Two trees utilizing DeepRoot Silva Cells are flourishing compared to a pair of nearby trees planted in structural soil
In 2015, a mixed-use commercial and residential building was constructed on Greenwich Avenue in the Connecticut town of the same name — a three-story structure known colloquially as the “gateway” to the nominal road for its highly trafficked location. The Victorian-style architecture is complemented by street trees framing the corner of Greenwich Avenue and Railroad Avenue, part of a green infrastructure upgrade initiated by Eric Rains Landscape Architecture. The two trees along Greenwich — provided 1,050 cubic feet of shared soil volume with the DeepRoot Silva Cell system — are thriving, while the two Railroad plantings in structural soil are lagging behind, noticeably lacking in robust growth and canopy fullness.
Number of Silva Cells: 42 (2X)
Shared Soil Volume: 1,050 ft3
Number of Trees and Type: 2 Silver Linden (Tilia Tomentosa)
Type of Project: Streetscape
Project Designer: Eric Rains Landscape Architecture
Project Contractor: Gateway Development Group
Installation Date of Silva Cells: June 2016
A Victorian-inspired, three-story structure erected in 2015, the building at 415 Greenwich Avenue serves as the first thing commuters see when coming off the train or I-95. The 14,000 square foot commercial and residential building is flanked by a corner streetscape that simultaneously underwent a facelift project, spearheaded on the Greenwich Avenue side by Eric Rains Landscape Architecture.
With input from the Greenwich Tree Conservancy, a local tree advocacy group, green infrastructure was incorporated into the design plans from the very beginning. Two Silver Linden trees were planted, along the Greenwich Avenue side of the corner façade, with the goal of achieving large canopy coverage as an eye-catching complement to the impressive new building.
A total of 42 (2X) Silva Cells were installed, providing approximately 1,050 cubic feet of soil volume for the newly planted trees. As Eric Rains notes, urban forestry is often a challenging element of any streetscape project — and the DeepRoot Silva Cells helped ensure success: “Street trees are among the most difficult planting scenarios that landscape architects undertake, but when you get it right, the rewards for the effort are very valuable in turns of urban canopy and its co-benefits like urban heat island reduction, carbon sequestration, and especially real estate value enhancement.”
Just months after the installation, one of the Silver Linden trees died from transplant shock in what was a severe drought year; luckily, the replacement tree has access to high-quality loamy soils within the Silva Cells to assist in its quick, healthy maturation.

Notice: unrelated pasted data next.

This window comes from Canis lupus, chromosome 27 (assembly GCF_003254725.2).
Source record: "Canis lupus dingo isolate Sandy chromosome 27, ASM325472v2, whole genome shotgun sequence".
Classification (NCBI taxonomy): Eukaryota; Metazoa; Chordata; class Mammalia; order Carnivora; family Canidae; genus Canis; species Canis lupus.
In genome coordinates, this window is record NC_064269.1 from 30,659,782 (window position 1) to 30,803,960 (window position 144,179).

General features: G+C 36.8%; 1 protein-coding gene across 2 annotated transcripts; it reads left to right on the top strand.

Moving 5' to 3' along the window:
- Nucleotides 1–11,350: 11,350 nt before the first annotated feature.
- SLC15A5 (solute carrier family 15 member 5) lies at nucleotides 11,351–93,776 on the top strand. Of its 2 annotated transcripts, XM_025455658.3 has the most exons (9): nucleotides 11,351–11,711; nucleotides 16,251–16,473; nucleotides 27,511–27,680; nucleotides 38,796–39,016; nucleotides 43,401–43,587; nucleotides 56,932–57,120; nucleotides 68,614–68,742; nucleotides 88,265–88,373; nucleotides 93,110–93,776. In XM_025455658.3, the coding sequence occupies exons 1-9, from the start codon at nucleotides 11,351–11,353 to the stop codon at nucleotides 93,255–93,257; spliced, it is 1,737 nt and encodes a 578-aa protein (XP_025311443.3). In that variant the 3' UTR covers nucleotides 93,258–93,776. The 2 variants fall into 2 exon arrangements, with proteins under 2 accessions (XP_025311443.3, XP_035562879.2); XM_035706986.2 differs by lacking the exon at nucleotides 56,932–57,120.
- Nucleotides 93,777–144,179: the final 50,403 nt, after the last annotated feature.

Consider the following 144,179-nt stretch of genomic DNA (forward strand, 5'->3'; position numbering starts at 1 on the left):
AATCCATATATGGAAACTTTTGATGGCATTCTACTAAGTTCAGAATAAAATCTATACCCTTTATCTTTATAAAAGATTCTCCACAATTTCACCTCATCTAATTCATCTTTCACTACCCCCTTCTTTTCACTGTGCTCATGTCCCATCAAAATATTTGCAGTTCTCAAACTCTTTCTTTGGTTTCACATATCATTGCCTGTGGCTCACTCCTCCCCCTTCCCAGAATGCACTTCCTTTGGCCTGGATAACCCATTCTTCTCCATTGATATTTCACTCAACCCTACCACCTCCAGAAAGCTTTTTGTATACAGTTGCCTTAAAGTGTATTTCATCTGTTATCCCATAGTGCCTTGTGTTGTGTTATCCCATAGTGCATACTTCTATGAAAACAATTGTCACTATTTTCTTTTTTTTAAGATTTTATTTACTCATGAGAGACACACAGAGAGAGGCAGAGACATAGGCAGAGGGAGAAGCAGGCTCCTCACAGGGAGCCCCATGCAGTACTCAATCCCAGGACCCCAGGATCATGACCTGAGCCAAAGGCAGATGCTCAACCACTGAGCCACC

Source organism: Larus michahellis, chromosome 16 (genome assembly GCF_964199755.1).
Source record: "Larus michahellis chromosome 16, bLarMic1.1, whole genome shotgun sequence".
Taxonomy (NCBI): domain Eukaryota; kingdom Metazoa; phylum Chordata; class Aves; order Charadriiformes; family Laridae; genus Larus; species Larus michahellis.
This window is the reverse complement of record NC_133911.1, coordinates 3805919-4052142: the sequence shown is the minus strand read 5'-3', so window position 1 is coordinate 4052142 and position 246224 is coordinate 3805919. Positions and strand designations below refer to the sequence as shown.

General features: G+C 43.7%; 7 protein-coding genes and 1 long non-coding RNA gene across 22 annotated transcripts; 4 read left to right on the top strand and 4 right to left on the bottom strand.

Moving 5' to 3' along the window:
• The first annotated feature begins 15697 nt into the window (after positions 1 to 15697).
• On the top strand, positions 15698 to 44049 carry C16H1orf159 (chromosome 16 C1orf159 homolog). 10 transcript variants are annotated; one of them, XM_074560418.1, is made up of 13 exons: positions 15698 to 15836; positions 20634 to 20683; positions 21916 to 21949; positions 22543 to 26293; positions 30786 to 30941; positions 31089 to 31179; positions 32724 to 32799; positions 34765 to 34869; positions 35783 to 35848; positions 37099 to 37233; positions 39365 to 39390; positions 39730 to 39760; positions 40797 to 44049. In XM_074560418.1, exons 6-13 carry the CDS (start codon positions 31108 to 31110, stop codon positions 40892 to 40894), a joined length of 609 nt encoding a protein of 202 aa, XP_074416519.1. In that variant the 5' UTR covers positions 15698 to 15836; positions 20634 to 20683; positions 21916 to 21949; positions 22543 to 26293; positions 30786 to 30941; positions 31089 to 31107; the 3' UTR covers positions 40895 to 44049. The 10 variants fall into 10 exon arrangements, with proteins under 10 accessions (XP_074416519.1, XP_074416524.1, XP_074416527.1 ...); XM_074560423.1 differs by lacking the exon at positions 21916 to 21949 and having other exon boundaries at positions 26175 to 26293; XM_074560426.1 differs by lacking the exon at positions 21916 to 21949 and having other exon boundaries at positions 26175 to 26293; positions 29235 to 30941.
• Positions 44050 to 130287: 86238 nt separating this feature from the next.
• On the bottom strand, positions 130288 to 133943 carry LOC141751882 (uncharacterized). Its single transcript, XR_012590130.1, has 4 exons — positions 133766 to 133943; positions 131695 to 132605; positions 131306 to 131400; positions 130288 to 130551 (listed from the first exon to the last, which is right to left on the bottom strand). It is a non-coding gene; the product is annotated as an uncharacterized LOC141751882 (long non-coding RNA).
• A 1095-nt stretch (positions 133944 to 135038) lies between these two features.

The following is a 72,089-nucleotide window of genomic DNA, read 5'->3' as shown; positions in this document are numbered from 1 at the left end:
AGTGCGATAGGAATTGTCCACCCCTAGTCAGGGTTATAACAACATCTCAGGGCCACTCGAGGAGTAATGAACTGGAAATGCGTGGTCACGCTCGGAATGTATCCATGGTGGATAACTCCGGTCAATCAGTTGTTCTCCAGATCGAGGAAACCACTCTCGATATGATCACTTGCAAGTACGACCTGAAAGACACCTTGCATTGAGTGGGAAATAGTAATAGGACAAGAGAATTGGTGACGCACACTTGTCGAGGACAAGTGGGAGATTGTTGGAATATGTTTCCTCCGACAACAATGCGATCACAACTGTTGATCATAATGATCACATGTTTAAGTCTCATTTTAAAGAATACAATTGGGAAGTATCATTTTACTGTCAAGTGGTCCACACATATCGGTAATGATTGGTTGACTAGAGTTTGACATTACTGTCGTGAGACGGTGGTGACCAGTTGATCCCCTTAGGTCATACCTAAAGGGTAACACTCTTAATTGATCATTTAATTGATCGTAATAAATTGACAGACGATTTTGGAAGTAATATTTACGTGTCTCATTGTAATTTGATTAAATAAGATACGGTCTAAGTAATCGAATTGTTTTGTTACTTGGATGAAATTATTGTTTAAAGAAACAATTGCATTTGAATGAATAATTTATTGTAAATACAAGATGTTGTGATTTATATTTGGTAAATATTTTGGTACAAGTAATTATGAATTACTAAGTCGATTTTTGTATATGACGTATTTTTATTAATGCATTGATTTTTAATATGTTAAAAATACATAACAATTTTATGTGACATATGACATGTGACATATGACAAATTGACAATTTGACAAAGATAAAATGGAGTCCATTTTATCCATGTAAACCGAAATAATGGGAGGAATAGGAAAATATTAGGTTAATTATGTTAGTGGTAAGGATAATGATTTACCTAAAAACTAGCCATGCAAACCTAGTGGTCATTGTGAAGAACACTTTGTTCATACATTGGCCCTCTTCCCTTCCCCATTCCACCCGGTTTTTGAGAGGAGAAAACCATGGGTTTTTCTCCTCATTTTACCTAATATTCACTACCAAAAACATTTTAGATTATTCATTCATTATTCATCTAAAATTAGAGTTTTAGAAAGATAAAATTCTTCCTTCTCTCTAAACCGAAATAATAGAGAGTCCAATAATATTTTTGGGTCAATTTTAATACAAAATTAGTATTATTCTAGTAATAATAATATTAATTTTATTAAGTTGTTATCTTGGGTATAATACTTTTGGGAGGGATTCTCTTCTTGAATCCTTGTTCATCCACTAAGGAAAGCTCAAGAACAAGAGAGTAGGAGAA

Four years later, both trees are thriving. Their large, shady canopies were instrumental in providing locals with a welcoming respite from the summer heat, particularly during the early days of Covid-19 when the bottom portion of the block was shut down to offer residents an outdoor community gathering space.
A most interesting contrast also presents itself on this corner streetscape: there were two additional trees planted on the Railroad Avenue side of the building façade at the same time, framing the corner with a total of four trees. While the Greenwich Avenue trees were planted in Silva Cells, the Railroad Avenue trees are accessing structural soil.
The results? While the trees planted in Silva Cells are robust and flourishing, their Railroad Avenue counterparts are shorter, thinner, and less full. As JoAnn Messina of the Greenwich Tree Conservancy observed: “The trees on Railroad Avenue didn’t use Silva Cell, just look at the comparison!” The gravel-based structural soil (GBSS) used on Railroad Avenue has a number of disadvantages when compared to the Silva Cell suspended pavement system. The plant response of the trees in the GBSS (CU SoilTM) on Railroad Avenue is typical of rock-based media. Studies have shown that the aggregate mix totaling 80% of the volume provides no value to the trees. Silva Cells, on the other hand, are close to 95% structure providing for much more loamy soils in a smaller area, reducing cost and creating a healthy environment for thriving root expansion. This is yet another example of the growth benefits of Silva Cell-planted trees as opposed to other soil media — for more on this academic research, check out our blog.
The Greenwich Tree Conservancy has a mission to preserve and enhance the trees of Greenwich, in part by documenting the trees within the town and tracking the performance of various trees throughout the city. They offer educational resources in tree care, advocacy, and getting together for “tree parties.” Learn more about their organization by checking out their website.
Also, check out our nearby project in New London, Connecticut.